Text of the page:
The tentacles of today's culture war and political strife have entangled the church, which has shown herself to be a more than willing combatant. But which battles are really worth fighting, and how do we fight them? The answer may surprise you.
Winston Churchill once said, "We shape our buildings; thereafter they shape us." The same is true of our words. Once we begin to use a word in a certain way, it shapes our very thinking on the subject. In this first of a series on worship, Greg Wheatley, music director of New Covenant Church in Naperville, shows us that Christians trapped in musical emotionalism too often ascribe to music a power that is reserved for the Spirit Himself.
In the latest edition of my podcast, The Day After Sunday, you'll see that idolatry wasn’t a problem only for pagans “way back when.” It remains a serious issue for us in the West—even Christians who claim God as their King. I think it’s safe to say that if we had lived back then, we would have been just as guilty as any pagan of this sin.
Here are nine reasons why.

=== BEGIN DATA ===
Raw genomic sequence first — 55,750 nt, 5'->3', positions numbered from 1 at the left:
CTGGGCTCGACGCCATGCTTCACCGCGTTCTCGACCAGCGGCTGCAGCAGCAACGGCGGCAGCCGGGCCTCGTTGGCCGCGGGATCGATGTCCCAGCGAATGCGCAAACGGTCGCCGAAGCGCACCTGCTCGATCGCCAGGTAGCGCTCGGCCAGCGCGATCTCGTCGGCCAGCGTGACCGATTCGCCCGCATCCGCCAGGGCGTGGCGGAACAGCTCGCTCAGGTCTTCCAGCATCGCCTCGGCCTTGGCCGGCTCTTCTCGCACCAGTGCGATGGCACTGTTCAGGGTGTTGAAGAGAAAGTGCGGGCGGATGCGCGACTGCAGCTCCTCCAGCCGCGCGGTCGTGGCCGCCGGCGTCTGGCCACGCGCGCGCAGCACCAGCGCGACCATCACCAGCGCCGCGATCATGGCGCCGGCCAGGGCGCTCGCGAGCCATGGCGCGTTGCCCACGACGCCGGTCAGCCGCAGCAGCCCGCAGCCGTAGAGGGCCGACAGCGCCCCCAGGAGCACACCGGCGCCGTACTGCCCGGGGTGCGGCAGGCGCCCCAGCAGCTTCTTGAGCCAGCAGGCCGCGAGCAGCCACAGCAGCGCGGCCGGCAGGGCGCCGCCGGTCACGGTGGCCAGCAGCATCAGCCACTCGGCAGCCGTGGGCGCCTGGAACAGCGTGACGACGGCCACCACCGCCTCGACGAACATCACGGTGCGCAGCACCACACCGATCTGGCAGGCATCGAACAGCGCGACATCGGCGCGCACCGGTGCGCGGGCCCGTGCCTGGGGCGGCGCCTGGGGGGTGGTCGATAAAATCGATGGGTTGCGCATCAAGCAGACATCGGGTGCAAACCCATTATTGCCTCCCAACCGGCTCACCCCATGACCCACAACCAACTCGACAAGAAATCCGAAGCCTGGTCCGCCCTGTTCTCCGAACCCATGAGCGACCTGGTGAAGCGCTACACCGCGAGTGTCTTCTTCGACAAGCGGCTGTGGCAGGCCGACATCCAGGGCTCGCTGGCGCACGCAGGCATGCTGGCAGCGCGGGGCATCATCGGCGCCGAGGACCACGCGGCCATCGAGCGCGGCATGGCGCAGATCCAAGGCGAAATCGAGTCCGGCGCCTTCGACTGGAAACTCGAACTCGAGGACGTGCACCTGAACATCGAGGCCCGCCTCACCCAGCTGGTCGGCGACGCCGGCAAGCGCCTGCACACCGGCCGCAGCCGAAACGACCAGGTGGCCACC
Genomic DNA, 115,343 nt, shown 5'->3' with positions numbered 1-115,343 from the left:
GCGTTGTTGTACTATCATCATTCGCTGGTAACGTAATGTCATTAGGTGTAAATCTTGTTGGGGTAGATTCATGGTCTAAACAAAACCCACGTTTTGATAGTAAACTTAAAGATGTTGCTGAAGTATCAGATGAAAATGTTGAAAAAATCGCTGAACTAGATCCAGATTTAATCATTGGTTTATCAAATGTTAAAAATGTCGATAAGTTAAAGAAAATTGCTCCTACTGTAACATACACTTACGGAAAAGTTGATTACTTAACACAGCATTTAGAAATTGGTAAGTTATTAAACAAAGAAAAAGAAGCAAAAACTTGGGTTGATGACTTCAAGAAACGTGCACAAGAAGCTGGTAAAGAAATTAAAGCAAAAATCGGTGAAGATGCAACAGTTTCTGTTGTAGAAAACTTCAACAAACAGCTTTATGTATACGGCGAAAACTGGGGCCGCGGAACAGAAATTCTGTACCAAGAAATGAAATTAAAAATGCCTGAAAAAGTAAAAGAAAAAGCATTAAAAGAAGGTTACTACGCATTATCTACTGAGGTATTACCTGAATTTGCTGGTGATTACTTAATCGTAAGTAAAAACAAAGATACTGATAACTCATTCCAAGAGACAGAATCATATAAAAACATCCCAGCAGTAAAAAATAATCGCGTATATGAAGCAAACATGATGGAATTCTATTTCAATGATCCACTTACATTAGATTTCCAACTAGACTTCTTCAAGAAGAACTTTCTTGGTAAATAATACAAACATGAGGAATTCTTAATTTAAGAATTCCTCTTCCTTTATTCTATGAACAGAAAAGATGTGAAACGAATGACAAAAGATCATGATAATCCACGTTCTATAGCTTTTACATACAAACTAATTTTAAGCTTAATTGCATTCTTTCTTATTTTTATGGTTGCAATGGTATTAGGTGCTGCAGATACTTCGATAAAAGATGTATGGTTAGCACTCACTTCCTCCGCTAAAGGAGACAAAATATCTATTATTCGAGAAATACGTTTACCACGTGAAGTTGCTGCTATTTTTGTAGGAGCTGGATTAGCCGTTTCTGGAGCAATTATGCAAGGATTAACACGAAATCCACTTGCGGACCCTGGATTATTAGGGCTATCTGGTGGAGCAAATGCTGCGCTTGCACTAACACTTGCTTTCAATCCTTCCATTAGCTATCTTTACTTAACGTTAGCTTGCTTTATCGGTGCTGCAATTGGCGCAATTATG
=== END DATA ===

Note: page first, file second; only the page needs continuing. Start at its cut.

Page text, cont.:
The father of the prodigal son didn’t settle for an arid relationship based on restitution. Instead, in grace and mercy, he ran to meet his dirty, dusty, and defeated son, and he threw an elaborate welcome-home party. When we come to our senses and return home to God, we receive the same extravagant grace. Listen as Pastor Chris Castaldo shares the encouraging message, "When Your Sins Are Egregious."
Like Ezekiel, we step into the suffering of humanity with eyes wide open, but we don’t stop there. We believe that bones can live. Crazy as it sounds. Indeed, "foolish" according to the apostle Paul; yet, it's true. The most tentative and enfeebled Christian has the power to speak life into dead bones. Why? Because Jesus Christ swallowed up death.
There is one thing on which most Christians today agree–we need genuine gospel renewal. Faced with a rising tide of violence, moral perversity, and a growing sense of personal despair, we recognize our fundamental challenge is not political or social; it is spiritual. In view of these challenges, join us for this episode of The Day After Sunday where Chris Castaldo and Greg Wheatley discuss the constituent elements of a gospel legacy, looking specifically at the ministry of College Church in Wheaton, which continues to bear fruit among us.
Following the tragic deaths of Kate Spade and Anthony Bourdain, a new cultural conversation about suicide has begun, an important topic that is too often avoided. Join us for this episode of The Day After Sunday, where Greg and Chris address the subject.